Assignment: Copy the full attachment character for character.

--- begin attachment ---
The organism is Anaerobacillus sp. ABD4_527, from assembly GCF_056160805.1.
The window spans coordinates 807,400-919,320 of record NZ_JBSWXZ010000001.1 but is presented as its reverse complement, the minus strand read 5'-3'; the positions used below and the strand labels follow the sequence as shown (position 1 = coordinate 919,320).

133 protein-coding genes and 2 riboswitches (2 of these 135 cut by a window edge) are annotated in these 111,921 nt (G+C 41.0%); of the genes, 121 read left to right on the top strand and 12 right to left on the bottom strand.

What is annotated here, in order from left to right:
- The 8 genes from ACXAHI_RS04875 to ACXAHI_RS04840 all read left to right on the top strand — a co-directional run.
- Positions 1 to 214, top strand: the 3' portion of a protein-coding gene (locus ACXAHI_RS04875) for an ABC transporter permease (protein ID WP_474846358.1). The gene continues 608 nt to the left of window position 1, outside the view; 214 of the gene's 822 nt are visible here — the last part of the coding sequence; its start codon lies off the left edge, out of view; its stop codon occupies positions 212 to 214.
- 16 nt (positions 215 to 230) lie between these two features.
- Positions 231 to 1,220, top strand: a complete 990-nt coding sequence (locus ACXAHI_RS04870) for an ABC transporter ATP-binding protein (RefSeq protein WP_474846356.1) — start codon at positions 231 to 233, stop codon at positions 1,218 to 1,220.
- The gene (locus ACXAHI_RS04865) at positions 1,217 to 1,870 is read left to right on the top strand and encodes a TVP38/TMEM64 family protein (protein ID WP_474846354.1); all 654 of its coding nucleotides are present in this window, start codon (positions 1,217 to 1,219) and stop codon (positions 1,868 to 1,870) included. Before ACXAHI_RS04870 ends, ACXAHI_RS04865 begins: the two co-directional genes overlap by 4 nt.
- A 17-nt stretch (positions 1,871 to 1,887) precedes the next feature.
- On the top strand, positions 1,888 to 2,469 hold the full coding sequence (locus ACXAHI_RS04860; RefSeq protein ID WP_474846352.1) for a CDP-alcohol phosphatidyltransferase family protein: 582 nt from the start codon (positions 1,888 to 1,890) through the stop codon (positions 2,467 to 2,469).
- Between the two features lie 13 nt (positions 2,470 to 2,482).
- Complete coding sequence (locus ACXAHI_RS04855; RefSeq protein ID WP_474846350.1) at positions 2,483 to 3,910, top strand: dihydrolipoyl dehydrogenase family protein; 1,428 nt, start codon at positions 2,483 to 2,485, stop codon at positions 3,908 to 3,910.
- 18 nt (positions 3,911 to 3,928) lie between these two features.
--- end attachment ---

The organism is Anaerobacillus sp. ABD4_527, from assembly GCF_056160805.1.
The window spans coordinates 807,400-919,320 of record NZ_JBSWXZ010000001.1 but is presented as its reverse complement, the minus strand read 5'-3'; the positions used below and the strand labels follow the sequence as shown (position 1 = coordinate 919,320).

133 protein-coding genes and 2 riboswitches (2 of these 135 cut by a window edge) are annotated in these 111,921 nt (G+C 41.0%); of the genes, 121 read left to right on the top strand and 12 right to left on the bottom strand.

What is annotated here, in order from left to right:
- The 8 genes from ACXAHI_RS04875 to ACXAHI_RS04840 all read left to right on the top strand — a co-directional run.
- Positions 1 to 214, top strand: the 3' portion of a protein-coding gene (locus ACXAHI_RS04875) for an ABC transporter permease (protein ID WP_474846358.1). The gene continues 608 nt to the left of window position 1, outside the view; 214 of the gene's 822 nt are visible here — the last part of the coding sequence; its start codon lies off the left edge, out of view; its stop codon occupies positions 212 to 214.
- 16 nt (positions 215 to 230) lie between these two features.
- Positions 231 to 1,220, top strand: a complete 990-nt coding sequence (locus ACXAHI_RS04870) for an ABC transporter ATP-binding protein (RefSeq protein WP_474846356.1) — start codon at positions 231 to 233, stop codon at positions 1,218 to 1,220.
- The gene (locus ACXAHI_RS04865) at positions 1,217 to 1,870 is read left to right on the top strand and encodes a TVP38/TMEM64 family protein (protein ID WP_474846354.1); all 654 of its coding nucleotides are present in this window, start codon (positions 1,217 to 1,219) and stop codon (positions 1,868 to 1,870) included. Before ACXAHI_RS04870 ends, ACXAHI_RS04865 begins: the two co-directional genes overlap by 4 nt.
- A 17-nt stretch (positions 1,871 to 1,887) precedes the next feature.
- On the top strand, positions 1,888 to 2,469 hold the full coding sequence (locus ACXAHI_RS04860; RefSeq protein ID WP_474846352.1) for a CDP-alcohol phosphatidyltransferase family protein: 582 nt from the start codon (positions 1,888 to 1,890) through the stop codon (positions 2,467 to 2,469).
- Between the two features lie 13 nt (positions 2,470 to 2,482).
- Complete coding sequence (locus ACXAHI_RS04855; RefSeq protein ID WP_474846350.1) at positions 2,483 to 3,910, top strand: dihydrolipoyl dehydrogenase family protein; 1,428 nt, start codon at positions 2,483 to 2,485, stop codon at positions 3,908 to 3,910.
- 18 nt (positions 3,911 to 3,928) lie between these two features.